Barry Lambert doesn’t remember exactly when he met Ron Soucy, the fish specialist who was featured in the last installation of the San Diego People Project.

But he does remember the circumstances: It was somewhere between eight and 10 years ago. Lambert was browsing through Pet Kingdom, the Sports Arena Boulevard store where Soucy works.

While browsing, Lambert encountered Soucy, who shared a common enthusiasm for reptiles. They became fast friends, and Soucy had a big influence on Lambert’s life from then on.

“He told me I should get an (Chevrolet) Impala and I kind of bucked it for a while and next thing I know, I’m buying one,” Lambert says, sitting on a curb in Grossmont Center.

“And he also got you to get a Galapagos tortoise?” I ask him.

“He did,” Lambert says, laughing. “So he’s been fairly influential without even trying.”

I chatted with Lambert about his life, and then asked him a series of questions that will lead me to the next installment of this project.

Name: Barry Lambert

Age: 39

Occupation: Contractor

Part of town: La Mesa

OK, now you say you’re a contractor, but we’ve talked and I know what you do. You’re a pressure washer.

Exactly. So what I’m called is a cleaning contractor. So what we do is we’ll go in and clean structures and shopping centers, an entire homeowners’ association buildings, cement. We’ll remove mold and mildew and algae and scum and dirt — just anything that folks don’t want.

So you get to use these massive hoses all day?

Well, yeah, they’re not so much massive as there’s just a lot of pressure going through them. So, yeah, it can be a feat to try to monkey wrestle a hose that’s got 4,000 PSI running through it. (PSI stands for “pounds per square inch” and is a standard measurement for pressure.)

Is that just one person controlling it?

That’s one person. But I have two machines on one truck. So two people can operate at the same time.

OK, now I think my parents have a pressure washer that they spray around the back yard. How does it compare to something like that?

There’s no comparison. Because what we’re using is hot water, with higher pressure. It’s all truck mounted, all heavy-duty, industrial-type of equipment.

Is that fun?

Um, (long pause) not really. I mean, it’s a job. The money’s rewarding and that’s what I work for. You know, it’s not where I help somebody — I’m not a counselor — so I don’t get much real personal reward with my work other than making a living.

You can look at a project when it’s done and say it’s clean. I don’t know how to explain it though. You don’t jump for joy when you’re done.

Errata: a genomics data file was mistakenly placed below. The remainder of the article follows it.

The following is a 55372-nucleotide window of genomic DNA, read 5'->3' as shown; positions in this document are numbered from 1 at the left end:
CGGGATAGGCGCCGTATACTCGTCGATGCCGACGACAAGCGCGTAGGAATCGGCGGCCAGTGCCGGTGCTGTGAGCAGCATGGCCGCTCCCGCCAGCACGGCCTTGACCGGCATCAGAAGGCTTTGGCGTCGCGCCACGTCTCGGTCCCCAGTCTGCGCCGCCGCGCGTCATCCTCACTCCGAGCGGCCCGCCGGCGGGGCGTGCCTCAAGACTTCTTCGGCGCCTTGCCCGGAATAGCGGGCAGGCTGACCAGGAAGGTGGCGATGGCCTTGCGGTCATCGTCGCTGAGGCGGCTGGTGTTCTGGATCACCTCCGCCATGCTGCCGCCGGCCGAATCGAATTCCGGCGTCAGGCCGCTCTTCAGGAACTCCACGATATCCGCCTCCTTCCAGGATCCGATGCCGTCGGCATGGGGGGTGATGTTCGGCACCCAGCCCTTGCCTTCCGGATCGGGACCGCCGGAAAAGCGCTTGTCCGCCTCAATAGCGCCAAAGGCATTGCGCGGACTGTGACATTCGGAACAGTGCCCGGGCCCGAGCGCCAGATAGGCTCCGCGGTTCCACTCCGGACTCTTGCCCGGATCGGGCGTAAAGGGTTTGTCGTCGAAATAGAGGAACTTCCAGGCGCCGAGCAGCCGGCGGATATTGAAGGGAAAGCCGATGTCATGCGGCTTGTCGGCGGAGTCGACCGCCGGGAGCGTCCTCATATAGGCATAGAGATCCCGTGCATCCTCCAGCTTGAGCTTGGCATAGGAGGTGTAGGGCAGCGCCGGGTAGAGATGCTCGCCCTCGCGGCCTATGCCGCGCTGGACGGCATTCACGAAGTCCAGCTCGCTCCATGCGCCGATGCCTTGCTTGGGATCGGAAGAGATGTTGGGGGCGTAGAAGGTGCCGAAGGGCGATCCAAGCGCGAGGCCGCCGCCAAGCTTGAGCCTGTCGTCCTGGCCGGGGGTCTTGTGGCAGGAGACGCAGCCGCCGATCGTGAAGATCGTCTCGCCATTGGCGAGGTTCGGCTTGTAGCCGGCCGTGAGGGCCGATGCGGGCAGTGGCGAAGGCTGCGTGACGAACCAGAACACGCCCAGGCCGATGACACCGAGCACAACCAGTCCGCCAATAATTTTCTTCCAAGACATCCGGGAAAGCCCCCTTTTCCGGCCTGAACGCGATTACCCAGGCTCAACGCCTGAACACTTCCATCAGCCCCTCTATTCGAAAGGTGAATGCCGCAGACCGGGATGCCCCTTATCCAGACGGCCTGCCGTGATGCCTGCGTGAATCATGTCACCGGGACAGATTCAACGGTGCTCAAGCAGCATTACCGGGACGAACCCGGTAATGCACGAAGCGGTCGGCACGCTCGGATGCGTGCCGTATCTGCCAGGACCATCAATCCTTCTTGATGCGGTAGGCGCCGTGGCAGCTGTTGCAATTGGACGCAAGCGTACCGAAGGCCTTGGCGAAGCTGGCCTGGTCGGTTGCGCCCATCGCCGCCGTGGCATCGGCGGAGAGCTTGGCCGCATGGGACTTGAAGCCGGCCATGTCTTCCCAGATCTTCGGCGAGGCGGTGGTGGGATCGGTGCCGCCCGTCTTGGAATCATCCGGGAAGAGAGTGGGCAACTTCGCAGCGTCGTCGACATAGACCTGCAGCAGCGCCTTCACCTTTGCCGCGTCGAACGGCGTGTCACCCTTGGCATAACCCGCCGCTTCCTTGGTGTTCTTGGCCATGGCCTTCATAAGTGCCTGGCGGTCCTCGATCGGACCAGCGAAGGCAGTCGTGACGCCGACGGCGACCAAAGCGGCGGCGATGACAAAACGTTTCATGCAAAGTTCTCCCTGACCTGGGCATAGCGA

OK … It sounds fun.

You know, a lot of people that have never done it think it’s fun. I’ve been doing it now going on 12 years, so it’s routine now. So, there’s not always a lot of fun other than having different hours. I don’t have to report to anybody. I’m my own boss. So, in that aspect it’s fun.

But as far as the actual job goes — I guess yeah, actually, sometimes it can be fun. I take that back. Not every job is though.

What is your favorite job that you have done of all the buildings you’ve worked on?

Probably working at the Hotel Del, doing some of the structural cleaning. You get a little bit of an audience out there watching, because it’s 80 feet up in the air and you’re seeing dirt come off of the building. So you get tourists and employees alike stopping to look and checking things out.

And there’s a huge difference when it’s done. Everybody smiles.

Is it daunting at all? I feel like if you do your job improperly, you could damage the building or rip off the paint or something.

Yeah, the Hotel Del is a historical hotel, so some of the paint on it is a little fragile. You do have to be careful. So, most of the work is done, I guess you could say from a distance. You don’t get real close to the paint.

But, you know, when you’re up that far and you’re at the Del, you feel like you can touch the planes flying overhead. You can see almost all of Coronado, the weather’s perfect almost year round. And, when you’re sitting in a basket almost 80 feet up in the air, there’s something kind of peaceful up there. Even though it can be a little hectic that far up and the basket’s swaying, when you can stop for a minute and it gets calm, it’s pretty neat.

And here you were saying your job isn’t fun.

At times it’s fun.

— Interview conducted and edited by SAM HODGSON

Dagny Salas

Dagny Salas was web editor at Voice of San Diego from 2010 to 2013. She was an investigative fellow at VOSD from 2009 to 2010.

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